Confusingly, SC also has a Beaufort: established in 1710, where those who grew rich from cotton built lavish antebellum houses, many of which still stand today. Georgetown, SC, has surprisingly well-preserved pre-Revolutionary houses and churches, and you'll even find a 1772 Hebrew Cemetery, where the earliest graves face Jerusalem. Other SC historic towns worth a visit are Pendleton and Cheraw, birthplace of the jazz legend Dizzy Gillespie, a very pretty town with gorgeous broad avenues covered by leafy canopies.
SC's man-made pride and joy is beautiful Charleston: the skyline is dotted with cathedral spires and the city evokes an air of faded European grandeur. The cobblestones, gas-powered streetlights and horse-and-carriage rides can be twee but are worth putting up with. Relatively new on Charleston's waterfront is the Fort Sumter Visitor Center (001 843 883 3123; www.nps.gov/fosu), from which tour boats - which charge US$12 (£7) - depart to the fort itself.
WHERE ARE THE BEST BEACHES?
With so much coastline, there are plenty to choose from. In NC, for example, there's Wrightsville Beach, the widest on the Cape Fear coast. SC's coast is well known for its resort islands: best known are Myrtle Beach and the Grand Strand, the most popular sand strip along North America's entire Eastern Seaboard, which attracts 12 million visitors a year.
Hilton Head is a resort-studded island offering 12 miles of gorgeous white-sand beaches and tends to be more up-market than Myrtle Beach, as does Kiawah Island. Needless to say, all the resorts, accommodation and services mean that these areas are not the best for "get away from it all" types, especially in the summer.
ARE ALL THE COASTAL AREAS OVERDEVELOPED?
No, but those that have escaped are generally less accessible. In NC, Cape Hatteras National Seashore (001 252 995 4474) has some 70 miles of relatively unspoiled beaches beginning in South Nags Head and stretching down through Hatteras and Ocracoke islands. Ocracoke Island, Blackbeard's old haunt, is accessible only by boat (a free, short ferry ride from Hatteras Island or two-hour-plus trips from the mainland). Cape Lookout National Seashore (001 252 728 2250), an area of salt marshes, dunes and tidal flats, is also accessible only by water and is almost completely undeveloped. Ferries operate from mid-March to the first weekend in December. There are no roads or established trails on the islands, although some people drive along the beach in 4x4s. For somewhere more accessible but not jam-packed, in southern NC you'll find quiet, clean, peaceful beaches such as Kure. In SC, Huntington Beach State Park (001 843 237 4440; www.southcarolinaparks.com) offers pristine stretches of golden sand.
WILL I DINE WELL?
NC gave the world Pepsi and Krispy Kreme doughnuts. Pepsi-Cola was formulated by Caleb Bradham of New Bern, NC, in 1898. The first Krispy Kreme doughnut was sold in Winston-Salem, NC. For more sophisticated palates, both Carolinas have wine industries, though NC's is more developed with over 30 wineries ( www.ncwine.org).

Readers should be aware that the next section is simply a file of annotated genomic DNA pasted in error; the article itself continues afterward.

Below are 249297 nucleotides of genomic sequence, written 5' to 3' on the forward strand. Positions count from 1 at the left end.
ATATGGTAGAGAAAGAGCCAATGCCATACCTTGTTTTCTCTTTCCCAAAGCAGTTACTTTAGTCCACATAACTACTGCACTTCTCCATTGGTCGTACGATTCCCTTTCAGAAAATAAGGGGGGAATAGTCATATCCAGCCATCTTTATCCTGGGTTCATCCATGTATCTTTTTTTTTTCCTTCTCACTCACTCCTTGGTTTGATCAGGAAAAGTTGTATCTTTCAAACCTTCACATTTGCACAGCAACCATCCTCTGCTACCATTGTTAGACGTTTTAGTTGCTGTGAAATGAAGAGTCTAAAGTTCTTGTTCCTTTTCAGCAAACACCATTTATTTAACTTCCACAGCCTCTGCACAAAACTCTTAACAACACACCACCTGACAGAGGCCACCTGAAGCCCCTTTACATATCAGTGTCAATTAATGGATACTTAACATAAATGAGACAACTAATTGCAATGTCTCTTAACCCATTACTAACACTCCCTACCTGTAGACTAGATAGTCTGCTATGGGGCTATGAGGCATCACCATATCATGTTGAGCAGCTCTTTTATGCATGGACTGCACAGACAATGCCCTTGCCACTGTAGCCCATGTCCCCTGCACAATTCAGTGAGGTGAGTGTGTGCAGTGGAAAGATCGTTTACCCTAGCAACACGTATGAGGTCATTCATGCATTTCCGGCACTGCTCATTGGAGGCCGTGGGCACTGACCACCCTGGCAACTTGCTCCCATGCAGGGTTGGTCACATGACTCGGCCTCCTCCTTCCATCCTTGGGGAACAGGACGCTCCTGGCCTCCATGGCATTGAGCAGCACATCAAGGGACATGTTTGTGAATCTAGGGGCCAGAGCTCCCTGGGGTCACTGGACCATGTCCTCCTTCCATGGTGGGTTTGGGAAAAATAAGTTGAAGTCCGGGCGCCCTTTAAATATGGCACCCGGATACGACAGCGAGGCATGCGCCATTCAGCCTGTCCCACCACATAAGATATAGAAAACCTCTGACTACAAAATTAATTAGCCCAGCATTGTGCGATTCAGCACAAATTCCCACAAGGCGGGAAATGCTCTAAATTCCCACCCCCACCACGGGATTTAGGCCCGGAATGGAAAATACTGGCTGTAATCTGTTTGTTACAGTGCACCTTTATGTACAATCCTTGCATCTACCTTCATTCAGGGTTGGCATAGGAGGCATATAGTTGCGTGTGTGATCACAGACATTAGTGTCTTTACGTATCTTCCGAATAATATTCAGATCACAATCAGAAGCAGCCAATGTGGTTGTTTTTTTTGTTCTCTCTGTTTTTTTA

There are sophisticated restaurants, particularly in Raleigh and Asheville (both NC), and Charleston. In SC, try Anson (001 843 577 0551; www.ansonrestaurant.com) but more common are simpler, cheaper but not necessarily less-tasty gastronomic experiences. Seafood lovers are spoilt for choice in coastal regions: for example on Ocracoke Island there's the Back Porch (001 252 928 6401), while in Myrtle Beach there's the Sea Captain's House (001 843 448 8082; www.seacaptains.com). At Murrell's Inlet, head for the Divine Fish House (001 843 651 5800; www.divinedininggroup.com).
Southern cooking isn't the world's healthiest. A lot of deep frying goes on, and if you're not on a diet, try the famous breakfasts at Big Ed's restaurant (001 919 836 9909) in Raleigh's City Market district or the Country Kitchen Buffet in Cheraw, SC (001 843 537 3662) for heaps of cheap southern specialities. Unlike, say, Texas, in the Carolinas "barbecue" equals "pig". There are two different styles of barbecuing pork: Lexington, NC, plays host to a huge barbecue festival to be held this year on 23 October (001 336 956 1880; www.barbecuefestival.com), that is expected to draw more than 100,000 visitors.
WHERE SHOULD I STAY?
There's no shortage of largely characterless chain hotels and motels. But the good news is that the Carolinas offer a number of other fascinating options, especially in Asheville and Charleston. In the former Old Reynolds Mansion (001 828 254 0496; www.oldreynoldsmansion.com) is one of the city's few surviving antebellum brick houses. The Cedar Crest Inn (001 828 252 1389; www.cedarcrestinn.com) is an opulent 1891 folly close to the Biltmore Estate. The Inn on Biltmore Estate (001 828 225 1600; www.biltmore.com/inn) is suitably elegant. In Charleston, try the Barksdale House Inn (001 843 577 4800; www.barksdalehouse.com) constructed in 1778, or for a more traditional hotel the Charleston Place (001 843 722 4900; www.charlestonplace.com).
In Edenton, NC, you can get that Southern feeling at Governor Eden Inn (001 252 482 2072; www.governoredeninn.com). In the heart of historic Camden, SC, the Greenleaf Inn (001 803 425 1806; www.greenleafinncamden.com) has great rooms and an excellent restaurant.
SC's islands are all about posh resorts such as Pawleys Plantation Golf and Country Club (001 843 237 6009; www.pawleysplantation.com), 25 miles south of Myrtle Beach. The Hilton Head Marriott (001 843 686 8400; www.marriott.com) has recently undergone a lavish renovation. The Sanctuary (001 843 768 6000; www.thesanctuary.com) on Kiawah Island is due to open on 20 August - look out for opening promotional offers.